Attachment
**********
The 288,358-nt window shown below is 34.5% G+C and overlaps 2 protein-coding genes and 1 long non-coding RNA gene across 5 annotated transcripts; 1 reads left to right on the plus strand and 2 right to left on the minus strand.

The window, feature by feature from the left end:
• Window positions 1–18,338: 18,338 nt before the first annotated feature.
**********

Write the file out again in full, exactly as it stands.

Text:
The 288,358-nt window shown below is 34.5% G+C and overlaps 2 protein-coding genes and 1 long non-coding RNA gene across 5 annotated transcripts; 1 reads left to right on the plus strand and 2 right to left on the minus strand.

The window, feature by feature from the left end:
• Window positions 1–18,338: 18,338 nt before the first annotated feature.